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Beyond Scrum?

[Adapted from a post to our internal Slack team.]

My manager has been working to get an agile consultancy into our university's central IT department to help us progress in our journey toward being more agile. I hope that the training and coaching we receive will focus more on the root principles of value in agile processes rather than on a single process like Scrum.

Are there any root agile principles that you think we need to be better at embracing? Here are some that come to mind for me.
  • Develop functionality vertically instead of horizontally. You don't create the database layer all the way, and then the web services layer all the way, and finally--after 9 months--start to create the web user interface. Instead, you find a way to introduce a complete feature that touches all those technology layers so that you can get real feedback about the usage and value of the system or feature.
  • Be willing to throw things away. If we're going to experiment, we have to be okay building things "incorrectly" the first time. We won't realize it is incorrect or suboptimal, so we're not building it badly on purpose. But we don't want to be stuck in analysis mode too long. We want to get something to users that they can feel and give us feedback on. This is ultimately more reliable than our up-front analysis. (I'm not arguing for no analysis or design, just not to let it go on too long.)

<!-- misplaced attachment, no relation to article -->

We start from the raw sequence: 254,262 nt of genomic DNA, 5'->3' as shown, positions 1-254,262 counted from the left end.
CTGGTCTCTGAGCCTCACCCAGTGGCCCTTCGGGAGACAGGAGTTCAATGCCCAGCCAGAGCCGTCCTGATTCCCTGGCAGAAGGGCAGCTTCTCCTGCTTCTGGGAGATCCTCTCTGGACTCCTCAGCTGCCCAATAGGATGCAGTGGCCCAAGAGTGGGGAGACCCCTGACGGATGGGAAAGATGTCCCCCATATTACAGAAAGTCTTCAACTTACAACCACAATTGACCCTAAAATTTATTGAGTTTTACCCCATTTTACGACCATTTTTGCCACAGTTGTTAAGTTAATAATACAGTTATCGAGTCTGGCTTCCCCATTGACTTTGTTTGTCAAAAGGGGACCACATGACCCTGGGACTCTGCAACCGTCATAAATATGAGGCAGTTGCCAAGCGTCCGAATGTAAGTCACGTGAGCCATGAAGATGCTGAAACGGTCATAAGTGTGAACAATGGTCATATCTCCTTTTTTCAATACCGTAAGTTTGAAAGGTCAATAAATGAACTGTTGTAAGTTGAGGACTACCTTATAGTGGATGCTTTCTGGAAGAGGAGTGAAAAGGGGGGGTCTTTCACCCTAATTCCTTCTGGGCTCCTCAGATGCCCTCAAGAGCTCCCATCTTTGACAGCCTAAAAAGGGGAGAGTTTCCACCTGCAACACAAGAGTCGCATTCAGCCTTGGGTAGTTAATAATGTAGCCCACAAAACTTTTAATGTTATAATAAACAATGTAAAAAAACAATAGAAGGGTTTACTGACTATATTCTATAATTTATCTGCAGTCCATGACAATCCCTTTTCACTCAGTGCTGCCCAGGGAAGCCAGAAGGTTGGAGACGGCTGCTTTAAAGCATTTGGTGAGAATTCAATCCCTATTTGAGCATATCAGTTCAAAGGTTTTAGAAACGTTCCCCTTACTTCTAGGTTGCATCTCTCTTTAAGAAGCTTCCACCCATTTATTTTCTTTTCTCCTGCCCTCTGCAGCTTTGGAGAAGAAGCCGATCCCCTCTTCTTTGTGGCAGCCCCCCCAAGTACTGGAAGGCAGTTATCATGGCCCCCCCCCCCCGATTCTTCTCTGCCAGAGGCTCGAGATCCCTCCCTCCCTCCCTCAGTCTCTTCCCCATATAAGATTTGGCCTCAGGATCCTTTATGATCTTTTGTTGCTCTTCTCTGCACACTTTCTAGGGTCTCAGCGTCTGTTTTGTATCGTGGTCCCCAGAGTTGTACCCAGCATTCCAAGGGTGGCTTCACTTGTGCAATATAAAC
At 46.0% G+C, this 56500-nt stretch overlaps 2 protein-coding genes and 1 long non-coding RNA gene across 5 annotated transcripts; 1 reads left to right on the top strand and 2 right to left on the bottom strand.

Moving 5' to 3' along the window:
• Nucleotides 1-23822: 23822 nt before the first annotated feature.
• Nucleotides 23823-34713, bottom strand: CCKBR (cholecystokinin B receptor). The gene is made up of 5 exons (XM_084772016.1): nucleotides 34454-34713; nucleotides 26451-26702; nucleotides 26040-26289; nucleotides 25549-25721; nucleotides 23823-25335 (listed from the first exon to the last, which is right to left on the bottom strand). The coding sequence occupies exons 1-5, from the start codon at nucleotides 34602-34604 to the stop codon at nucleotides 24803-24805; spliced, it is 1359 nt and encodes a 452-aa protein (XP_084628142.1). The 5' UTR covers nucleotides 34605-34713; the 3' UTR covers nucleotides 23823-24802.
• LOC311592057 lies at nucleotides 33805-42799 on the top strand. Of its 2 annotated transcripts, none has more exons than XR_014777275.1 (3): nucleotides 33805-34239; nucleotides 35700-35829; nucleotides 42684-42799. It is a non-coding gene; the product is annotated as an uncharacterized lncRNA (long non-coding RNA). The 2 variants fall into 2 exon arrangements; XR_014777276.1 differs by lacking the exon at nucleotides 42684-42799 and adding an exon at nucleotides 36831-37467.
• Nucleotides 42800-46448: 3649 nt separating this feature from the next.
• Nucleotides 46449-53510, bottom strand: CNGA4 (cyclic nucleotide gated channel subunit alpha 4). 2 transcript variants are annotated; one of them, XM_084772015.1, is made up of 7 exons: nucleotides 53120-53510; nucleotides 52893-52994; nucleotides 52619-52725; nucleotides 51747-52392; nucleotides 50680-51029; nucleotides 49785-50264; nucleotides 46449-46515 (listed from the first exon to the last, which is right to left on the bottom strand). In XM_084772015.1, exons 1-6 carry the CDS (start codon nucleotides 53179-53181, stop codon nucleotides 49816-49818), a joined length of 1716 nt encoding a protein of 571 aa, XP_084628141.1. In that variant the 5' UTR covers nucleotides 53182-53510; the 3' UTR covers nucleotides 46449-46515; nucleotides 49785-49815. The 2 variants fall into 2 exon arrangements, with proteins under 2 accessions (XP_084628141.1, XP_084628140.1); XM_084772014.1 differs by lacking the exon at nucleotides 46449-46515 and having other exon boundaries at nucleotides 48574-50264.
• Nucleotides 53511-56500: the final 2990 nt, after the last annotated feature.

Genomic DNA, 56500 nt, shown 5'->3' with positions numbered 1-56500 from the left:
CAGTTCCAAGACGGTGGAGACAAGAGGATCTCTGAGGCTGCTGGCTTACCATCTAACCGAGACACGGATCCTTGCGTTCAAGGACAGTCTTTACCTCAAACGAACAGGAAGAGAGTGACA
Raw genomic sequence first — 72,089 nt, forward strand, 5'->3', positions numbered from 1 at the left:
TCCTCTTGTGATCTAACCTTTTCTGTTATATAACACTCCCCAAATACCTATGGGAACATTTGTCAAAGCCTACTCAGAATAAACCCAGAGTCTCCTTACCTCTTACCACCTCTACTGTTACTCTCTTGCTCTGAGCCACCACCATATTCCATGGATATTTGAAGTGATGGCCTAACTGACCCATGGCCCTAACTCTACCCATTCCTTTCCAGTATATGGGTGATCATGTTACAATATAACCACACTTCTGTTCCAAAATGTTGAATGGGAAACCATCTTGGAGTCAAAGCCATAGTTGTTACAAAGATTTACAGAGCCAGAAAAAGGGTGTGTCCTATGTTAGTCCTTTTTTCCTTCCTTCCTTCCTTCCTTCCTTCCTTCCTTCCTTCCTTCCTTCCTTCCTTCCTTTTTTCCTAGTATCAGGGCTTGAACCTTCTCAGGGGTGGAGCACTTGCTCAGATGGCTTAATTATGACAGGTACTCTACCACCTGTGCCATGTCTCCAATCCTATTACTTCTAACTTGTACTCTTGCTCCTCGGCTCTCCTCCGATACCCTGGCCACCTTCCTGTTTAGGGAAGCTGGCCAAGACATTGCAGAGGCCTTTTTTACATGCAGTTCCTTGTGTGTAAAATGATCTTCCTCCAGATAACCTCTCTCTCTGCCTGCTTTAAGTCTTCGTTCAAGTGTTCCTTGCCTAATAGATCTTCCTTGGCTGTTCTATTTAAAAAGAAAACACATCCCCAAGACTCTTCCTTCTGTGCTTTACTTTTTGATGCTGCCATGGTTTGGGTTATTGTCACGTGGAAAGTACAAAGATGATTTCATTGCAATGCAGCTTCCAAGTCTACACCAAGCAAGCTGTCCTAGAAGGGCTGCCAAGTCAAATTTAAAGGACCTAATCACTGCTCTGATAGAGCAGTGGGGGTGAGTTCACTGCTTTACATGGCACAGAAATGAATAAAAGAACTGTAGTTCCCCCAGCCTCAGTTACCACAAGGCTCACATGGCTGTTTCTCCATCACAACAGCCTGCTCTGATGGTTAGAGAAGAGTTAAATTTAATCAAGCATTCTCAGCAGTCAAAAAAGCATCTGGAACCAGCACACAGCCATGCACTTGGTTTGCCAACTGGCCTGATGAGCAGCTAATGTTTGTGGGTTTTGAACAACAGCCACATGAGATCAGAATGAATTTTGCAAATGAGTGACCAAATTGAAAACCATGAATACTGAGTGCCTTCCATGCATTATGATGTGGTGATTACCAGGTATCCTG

• Develop a culture of testing. This includes user testing, unit testing, A/B testing. Pre-release testing. Post-release testing.
  • Encourage teams to reflect on how their version of the project process is working. This is the concept behind a sprint retrospective. I've been really bad at encouraging this, but I should be better.
These thoughts were stimulated by receiving this article in my inbox this morning. "Life After Scrum: Development Methodologies for DevOps" https://www.gartner.com/document/3881076

Here are some interesting quotes from the article.
DevOps stalls unless organizations move past Scrum
Many people erroneously equate "doing Scrum" with "being agile"
Be aware that constraints to autonomy may be indirect. For example, teams cannot choose to employ an estimates-free way of working if they are subject to governance processes that demand estimates. Similarly, enterprise-mandated tools such as enterprise agile planning software may enforce processes.
This previous quote about tools guiding our process is one we definitely want to think about as we adopt NetSuite as our OIT ERP tool.
Accept that a short-term disruption is a part of growing into a high-performing team.

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